On Saturday 27th October 2018 Malawi joined the rest of the world in commemorating World Hospice and Palliative Care Day, in a colourful event held at Namiyasi Community Ground in Mangochi, a township located near the southern end of Lake Malawi.
The commemoration was aligned to the year’s theme “BECAUSE I MATTER” which brought focus on the often-overlooked financial impact of palliative care needs on individuals and households among other things.
Over 600 people of all ages and gender attended the commemoration. The Principal Secretary for Health and Population, Dr. Dan Namarika presided over the event which was jointly coordinated by the Palliative Care Association of Malawi (PACAM) and the Ministry of Health and Population Malawi.
The event comprised several activities including;
- A 2-km march through the township holding placards with Palliative Care awareness messages,
- A tour of exhibitions mounted by stakeholders in the pavilions,
- Speeches and key messages on palliative care from Ministry of Health and other stakeholder groups.
- Dramas, song & dance, poetry to deliver palliative care awareness and advocacy messages
Malawi has been recognized as one of the few African countries with well-established policies and strategies on palliative care as well as a national level palliative care programme. Other factors that have contributed to the development of palliative care in Malawi ahead of many other African countries are;
- Effective leadership for the integration of palliative care in the national health system,
- Established palliative care services, and
- The local production of oral liquid morphine for effective pain management.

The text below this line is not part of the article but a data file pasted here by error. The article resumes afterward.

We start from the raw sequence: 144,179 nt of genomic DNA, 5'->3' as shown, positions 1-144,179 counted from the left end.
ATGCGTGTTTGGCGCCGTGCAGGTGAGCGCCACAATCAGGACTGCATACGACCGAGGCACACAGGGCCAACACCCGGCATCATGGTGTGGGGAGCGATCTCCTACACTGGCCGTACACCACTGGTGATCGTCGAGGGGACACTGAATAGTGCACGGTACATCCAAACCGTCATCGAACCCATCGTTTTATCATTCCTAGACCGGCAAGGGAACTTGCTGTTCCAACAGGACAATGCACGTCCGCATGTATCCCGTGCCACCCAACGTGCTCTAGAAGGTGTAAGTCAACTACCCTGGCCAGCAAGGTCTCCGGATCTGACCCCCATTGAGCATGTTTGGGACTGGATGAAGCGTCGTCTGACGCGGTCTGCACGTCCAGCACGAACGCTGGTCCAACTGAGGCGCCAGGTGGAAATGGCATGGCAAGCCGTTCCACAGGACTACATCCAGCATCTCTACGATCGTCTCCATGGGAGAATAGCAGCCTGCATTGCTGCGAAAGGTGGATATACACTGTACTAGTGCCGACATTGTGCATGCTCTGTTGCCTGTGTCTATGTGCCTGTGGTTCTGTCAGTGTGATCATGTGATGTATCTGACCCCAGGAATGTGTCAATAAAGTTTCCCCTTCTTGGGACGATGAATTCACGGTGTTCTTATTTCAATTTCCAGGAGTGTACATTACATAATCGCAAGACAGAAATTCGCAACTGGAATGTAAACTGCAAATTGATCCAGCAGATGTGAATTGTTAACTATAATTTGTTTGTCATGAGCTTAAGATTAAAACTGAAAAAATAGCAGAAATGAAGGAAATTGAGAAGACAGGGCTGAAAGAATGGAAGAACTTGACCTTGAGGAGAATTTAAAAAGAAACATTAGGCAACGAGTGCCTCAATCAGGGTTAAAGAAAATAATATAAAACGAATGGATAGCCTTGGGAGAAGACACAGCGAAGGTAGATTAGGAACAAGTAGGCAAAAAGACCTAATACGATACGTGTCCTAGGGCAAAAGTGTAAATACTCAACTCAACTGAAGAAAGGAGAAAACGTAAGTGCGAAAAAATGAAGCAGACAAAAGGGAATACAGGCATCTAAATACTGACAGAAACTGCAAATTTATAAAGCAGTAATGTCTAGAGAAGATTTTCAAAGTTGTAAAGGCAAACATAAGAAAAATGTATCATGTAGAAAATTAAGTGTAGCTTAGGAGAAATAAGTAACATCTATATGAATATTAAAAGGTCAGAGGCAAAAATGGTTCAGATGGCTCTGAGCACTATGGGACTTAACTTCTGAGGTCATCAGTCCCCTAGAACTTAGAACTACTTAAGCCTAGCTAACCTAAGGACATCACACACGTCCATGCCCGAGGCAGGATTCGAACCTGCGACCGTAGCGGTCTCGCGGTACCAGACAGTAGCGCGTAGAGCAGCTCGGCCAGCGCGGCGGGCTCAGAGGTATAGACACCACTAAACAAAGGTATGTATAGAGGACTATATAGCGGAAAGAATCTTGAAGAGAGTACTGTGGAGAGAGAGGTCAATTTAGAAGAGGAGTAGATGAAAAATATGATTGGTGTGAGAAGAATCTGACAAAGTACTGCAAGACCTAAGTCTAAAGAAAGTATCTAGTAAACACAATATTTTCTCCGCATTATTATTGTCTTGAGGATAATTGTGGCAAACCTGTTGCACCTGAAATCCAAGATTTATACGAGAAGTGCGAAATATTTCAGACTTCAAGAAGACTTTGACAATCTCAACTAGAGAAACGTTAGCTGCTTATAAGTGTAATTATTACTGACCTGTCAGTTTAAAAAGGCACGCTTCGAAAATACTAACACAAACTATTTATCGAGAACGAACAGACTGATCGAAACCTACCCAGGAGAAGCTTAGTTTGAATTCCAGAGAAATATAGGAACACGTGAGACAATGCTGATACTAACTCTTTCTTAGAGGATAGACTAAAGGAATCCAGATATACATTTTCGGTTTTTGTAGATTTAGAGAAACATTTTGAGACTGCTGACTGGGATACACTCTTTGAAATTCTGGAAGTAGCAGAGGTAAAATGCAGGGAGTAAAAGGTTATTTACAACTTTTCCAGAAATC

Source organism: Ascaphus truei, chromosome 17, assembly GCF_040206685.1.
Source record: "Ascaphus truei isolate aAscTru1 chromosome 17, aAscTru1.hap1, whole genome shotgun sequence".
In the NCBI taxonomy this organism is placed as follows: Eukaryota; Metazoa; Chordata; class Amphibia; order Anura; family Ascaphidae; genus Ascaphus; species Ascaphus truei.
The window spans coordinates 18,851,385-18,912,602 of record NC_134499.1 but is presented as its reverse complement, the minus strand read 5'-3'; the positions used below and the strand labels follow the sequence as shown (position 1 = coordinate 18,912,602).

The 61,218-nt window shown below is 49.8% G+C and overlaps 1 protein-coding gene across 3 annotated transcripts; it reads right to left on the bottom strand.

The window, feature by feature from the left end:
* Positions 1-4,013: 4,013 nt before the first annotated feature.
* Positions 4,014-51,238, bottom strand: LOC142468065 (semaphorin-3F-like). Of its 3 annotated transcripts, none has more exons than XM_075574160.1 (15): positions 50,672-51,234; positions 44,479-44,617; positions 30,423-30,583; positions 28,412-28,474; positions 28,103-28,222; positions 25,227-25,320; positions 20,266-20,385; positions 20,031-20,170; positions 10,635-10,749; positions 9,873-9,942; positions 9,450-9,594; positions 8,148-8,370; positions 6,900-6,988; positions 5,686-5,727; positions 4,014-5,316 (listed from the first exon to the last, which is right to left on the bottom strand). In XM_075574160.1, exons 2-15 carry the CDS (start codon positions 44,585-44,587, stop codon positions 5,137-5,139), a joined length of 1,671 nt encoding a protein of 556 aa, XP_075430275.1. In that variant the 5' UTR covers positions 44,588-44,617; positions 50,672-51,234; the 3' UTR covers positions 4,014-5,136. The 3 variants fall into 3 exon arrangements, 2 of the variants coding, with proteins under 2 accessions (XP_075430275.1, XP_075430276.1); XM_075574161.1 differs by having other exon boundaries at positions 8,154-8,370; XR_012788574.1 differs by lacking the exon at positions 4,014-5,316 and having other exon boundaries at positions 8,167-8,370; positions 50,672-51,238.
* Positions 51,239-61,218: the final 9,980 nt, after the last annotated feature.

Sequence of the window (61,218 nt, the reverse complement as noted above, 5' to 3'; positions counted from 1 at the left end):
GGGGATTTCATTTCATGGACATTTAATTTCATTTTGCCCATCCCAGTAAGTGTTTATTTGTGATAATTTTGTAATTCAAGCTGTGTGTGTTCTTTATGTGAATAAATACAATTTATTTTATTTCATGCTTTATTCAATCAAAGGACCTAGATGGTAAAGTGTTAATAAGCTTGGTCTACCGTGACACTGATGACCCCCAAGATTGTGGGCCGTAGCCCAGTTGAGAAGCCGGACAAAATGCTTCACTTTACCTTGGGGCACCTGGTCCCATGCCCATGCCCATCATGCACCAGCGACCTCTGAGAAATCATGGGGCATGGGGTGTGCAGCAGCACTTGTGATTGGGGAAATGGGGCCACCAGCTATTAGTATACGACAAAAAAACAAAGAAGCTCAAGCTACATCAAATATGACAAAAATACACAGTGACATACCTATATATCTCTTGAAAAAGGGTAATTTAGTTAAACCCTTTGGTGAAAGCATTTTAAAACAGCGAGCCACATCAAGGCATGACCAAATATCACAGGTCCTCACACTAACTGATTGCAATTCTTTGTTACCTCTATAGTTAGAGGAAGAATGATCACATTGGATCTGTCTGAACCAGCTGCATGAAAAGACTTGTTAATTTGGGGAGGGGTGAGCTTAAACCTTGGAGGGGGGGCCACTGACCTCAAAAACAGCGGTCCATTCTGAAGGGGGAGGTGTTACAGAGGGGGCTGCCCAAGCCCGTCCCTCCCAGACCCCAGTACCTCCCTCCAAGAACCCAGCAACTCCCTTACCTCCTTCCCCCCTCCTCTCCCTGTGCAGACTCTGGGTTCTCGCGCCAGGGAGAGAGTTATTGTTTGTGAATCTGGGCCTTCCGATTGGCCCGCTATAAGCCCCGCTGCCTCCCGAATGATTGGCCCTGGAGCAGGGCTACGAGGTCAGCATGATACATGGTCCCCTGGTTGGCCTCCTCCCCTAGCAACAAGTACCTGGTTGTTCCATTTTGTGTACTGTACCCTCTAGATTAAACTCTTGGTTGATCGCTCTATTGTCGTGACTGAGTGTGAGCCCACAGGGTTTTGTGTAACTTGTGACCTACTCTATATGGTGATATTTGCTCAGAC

The partnership and collaboration between government and civil society in the area of palliative care development in Malawi can be cited as a best practice in the Ministry of Health & Population’s partnership with the Palliative Care Association of Malawi and its members. However, several challenges remain to be addressed.
PACAM executive director Lameck Thambo urged government to increase budgetary allocations to palliative care services to ensure there are enough professionals to meet the demand for services.
“We have very few trained palliative care professionals at a national level, only about 1 500. This means there is limited access to palliative care services, especially in the rural areas despite the growing demand by people who are chronically or terminally ill.”
In his remarks, Dr. Dan Namarika urged communities to take care of their sick relations, saying palliative care needs a holistic approach, and he pledged government’s commitment to train more health workers, including palliative care experts and bring ambulances to the rural areas to help patients access palliative care services. Some local residents who attended the commemoration were learning about palliative care for the first time during the event.
The event was funded by the Palliative Care Association of Malawi through True Colours Trust.
Several media houses attended the event and it got coverage in national newspapers the next day.